Meanwhile at W3C, the closing days of the SW Best Practices Group have recently produced a draft of an RDF/OWL Representation of Wordnet. Wordnet is a fantastic resource, containing descriptions of pretty much every word in the English language. Anyone who has spent time in committees, deciding which terms to include in some schema/vocabulary, must surely feel the appeal of a schema which simply contains all possible words. There are essentially two approaches to putting Wordnet into the Semantic Web. A lexically-oriented approach, such as the one published at W3C for Wordnet 2.0, presents a description of words. It mirrors the structure of wordnet itself (verbs, nouns, synsets etc.). Consequently it can be a complete and unjudgemental reflection into RDF of all the work done by the Wordnet team.

The alternate, and complementary, approach is to explore ways of projecting the contents of Wordnet into an ontology, so that category terms (from the noun hierarchy) in Wordnet become classes in RDF. I made a simplistic approach at this some time back (see overview). It has appeal (alonside the linguistic version) because it allows RDF to be used to describe instances of classes for each concept in wordnet, with other properties of those instances. See WhyWordnetIsCool in the FOAF wiki for an example of Wordnet’s coverage of everyday objects.

So, getting Wordnet moving into the SW is great step. It gives us URIs to identify a huge number of everyday concepts. It’s coverage isn’t complete, and it’s ontology is kinda quirky. Aldo Gangemi and others have worked on tidying up the hierarchy; I believe only for version 1.6 of Wordnet so far. I hope that work will eventually get published at W3C or elsewhere as stable URIs we can all use.

In addition to Wordnet there are various other efforts that give types that can be used for the “what” of “who/what/where/when”. I’ve been talking with Rob McCool about re-publishing a version of the old TAP knowledge base. The TAP project is now closed, with Rob working for Yahoo and Guha at Google. Stanford maintain the site but aren’t working on it. So I’ve been working on a quick cleanup (wellformed RDF/XML etc.) of TAP that could get it into more mainstream use. TAP, unlike Wordnet, has more modern everyday commercial concepts (have a look), as well as a lot of specific named instances of these classes.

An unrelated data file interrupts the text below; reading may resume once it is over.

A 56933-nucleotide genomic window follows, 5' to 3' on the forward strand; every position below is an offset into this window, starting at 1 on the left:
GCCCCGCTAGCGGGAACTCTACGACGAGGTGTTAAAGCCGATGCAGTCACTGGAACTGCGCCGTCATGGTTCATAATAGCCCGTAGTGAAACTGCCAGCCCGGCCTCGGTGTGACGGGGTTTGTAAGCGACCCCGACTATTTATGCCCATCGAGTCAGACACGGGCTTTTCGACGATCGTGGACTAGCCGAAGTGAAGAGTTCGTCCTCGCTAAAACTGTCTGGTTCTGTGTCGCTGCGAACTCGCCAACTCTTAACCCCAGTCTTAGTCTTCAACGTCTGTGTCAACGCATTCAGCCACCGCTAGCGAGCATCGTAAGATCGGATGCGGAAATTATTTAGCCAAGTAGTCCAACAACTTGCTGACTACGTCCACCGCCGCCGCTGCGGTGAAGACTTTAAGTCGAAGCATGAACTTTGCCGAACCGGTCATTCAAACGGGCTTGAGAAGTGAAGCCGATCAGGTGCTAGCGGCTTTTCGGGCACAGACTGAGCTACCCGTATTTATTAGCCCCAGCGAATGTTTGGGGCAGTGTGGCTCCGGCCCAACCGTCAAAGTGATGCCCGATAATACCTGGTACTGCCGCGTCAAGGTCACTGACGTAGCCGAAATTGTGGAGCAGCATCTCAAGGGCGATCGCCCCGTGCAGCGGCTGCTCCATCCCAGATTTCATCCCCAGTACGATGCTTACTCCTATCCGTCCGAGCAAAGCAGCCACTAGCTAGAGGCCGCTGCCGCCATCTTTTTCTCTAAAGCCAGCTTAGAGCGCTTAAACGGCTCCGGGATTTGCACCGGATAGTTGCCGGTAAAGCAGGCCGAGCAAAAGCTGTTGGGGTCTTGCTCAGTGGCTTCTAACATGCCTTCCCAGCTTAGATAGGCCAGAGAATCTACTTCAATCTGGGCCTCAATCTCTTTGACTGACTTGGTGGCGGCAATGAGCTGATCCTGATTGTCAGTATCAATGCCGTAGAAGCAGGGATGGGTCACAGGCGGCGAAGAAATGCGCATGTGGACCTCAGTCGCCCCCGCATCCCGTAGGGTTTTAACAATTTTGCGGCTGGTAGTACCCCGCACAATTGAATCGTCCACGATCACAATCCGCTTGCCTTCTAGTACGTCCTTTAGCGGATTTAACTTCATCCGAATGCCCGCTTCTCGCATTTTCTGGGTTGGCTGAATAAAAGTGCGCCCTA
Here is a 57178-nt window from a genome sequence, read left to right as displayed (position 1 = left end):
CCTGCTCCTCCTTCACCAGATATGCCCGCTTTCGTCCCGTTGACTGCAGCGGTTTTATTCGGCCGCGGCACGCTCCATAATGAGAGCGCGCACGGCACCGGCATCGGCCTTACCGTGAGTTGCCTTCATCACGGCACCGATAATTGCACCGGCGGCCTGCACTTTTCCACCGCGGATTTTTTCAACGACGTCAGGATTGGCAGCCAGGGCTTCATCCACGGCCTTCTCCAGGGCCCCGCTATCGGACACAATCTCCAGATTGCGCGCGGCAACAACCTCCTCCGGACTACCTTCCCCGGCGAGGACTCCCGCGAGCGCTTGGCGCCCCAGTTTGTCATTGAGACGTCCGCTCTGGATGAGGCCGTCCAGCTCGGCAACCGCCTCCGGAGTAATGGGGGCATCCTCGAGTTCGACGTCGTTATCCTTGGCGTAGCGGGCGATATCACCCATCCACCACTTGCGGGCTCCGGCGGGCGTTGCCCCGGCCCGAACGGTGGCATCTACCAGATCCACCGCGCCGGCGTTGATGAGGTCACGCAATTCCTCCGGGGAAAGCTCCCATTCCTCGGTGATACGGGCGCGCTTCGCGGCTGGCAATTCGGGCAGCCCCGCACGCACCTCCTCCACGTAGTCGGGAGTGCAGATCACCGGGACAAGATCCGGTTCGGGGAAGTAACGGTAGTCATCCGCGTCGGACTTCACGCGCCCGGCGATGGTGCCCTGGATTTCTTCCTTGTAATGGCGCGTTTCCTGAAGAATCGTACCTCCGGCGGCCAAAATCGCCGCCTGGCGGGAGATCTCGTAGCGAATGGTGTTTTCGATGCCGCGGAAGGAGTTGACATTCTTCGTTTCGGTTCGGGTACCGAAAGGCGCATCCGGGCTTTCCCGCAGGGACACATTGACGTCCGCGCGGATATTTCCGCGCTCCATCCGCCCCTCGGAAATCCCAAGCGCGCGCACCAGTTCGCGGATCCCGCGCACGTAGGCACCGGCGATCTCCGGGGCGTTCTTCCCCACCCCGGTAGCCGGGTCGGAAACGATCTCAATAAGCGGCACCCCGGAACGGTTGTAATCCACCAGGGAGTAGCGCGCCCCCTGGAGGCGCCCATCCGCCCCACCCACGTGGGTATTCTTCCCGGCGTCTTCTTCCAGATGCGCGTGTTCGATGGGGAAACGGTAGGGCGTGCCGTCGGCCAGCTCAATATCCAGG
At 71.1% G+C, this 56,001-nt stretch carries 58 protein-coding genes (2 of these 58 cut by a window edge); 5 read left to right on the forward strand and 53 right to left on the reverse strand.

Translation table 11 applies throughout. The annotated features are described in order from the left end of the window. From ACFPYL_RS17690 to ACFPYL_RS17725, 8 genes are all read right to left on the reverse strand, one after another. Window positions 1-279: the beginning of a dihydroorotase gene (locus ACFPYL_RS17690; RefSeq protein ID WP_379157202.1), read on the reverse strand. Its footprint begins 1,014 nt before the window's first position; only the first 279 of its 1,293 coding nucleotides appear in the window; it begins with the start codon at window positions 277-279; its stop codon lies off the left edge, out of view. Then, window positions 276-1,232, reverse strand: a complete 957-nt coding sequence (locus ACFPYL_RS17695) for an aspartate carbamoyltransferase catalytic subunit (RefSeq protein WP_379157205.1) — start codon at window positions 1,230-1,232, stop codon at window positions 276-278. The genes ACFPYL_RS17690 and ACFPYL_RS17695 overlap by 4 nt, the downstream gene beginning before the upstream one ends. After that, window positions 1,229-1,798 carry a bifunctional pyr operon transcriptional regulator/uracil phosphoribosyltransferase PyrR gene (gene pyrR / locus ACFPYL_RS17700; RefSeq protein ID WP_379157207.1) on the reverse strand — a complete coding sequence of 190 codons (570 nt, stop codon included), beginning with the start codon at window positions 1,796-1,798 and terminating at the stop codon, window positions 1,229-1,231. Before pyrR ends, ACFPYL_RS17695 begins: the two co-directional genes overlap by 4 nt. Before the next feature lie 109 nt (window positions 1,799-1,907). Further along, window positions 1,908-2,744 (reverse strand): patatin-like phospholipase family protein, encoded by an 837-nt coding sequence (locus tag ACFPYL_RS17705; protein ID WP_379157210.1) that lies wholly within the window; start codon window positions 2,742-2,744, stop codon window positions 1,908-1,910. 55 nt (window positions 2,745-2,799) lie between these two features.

Which brings me to (Semantic) Wikipedia; another approach to identifying things and their types on the Semantic Web. A while back we added isPrimaryTopicOf to FOAF, to make it easier to piggyback on Wikipedia for RDF-identifying things that have Wiki (and other) pages about them. The Semantic Mediawiki project goes much much further in this direction, providing a rich mapping (classes etc.) into RDF for much of Wikipedia’s more data-oriented content. Very exciting, especially if it gets into the main codebase.

So I think the combination of things like Wordnet, TAP, Wikipedia, and instance-identifying strategies such as “isPrimaryTopicOf”, will give us a solid base for identifying what the things are that we’re describing in the Semantic Web.

And regarding. “Where?” and “when?” … on the UI front, we saw a couple of announcements recently: OpenLayers v1.0, which provides Google-maps-like UI functionality, but opensource and standards friendly. And for ‘when’, a similar offering: the timeline widget. This should allow for fancy UIs to be wired in with RDF calendar or RDF-geo tagged data.

Talking of which… good news of the week: W3C has just announced a Geo incubator group (see detailed charter), whose mission includes updates for the basic Geo (ie. lat/long etc) vocabulary we created in the SW Interest Group.

Ok, I’ve gone on at enough length already, so I’ll talk about SKOS another time. In brief – it fits in here in a few places. When extended with more lexical stuff (for describing terms, eg. multi-lingual thesauri) it could be used as a base for representing the lexically-oriented version of Wordnet. And it also fits in nicely with Wikipedia, I believe.

Last thing, don’t get me wrong — I’m not claiming these vocabs and datasets and bits of UI are “the” way to do ‘who/what/where/when’ on the Semantic Web. They’re each one of several options. But it is great to have a whole pile of viable options at last :)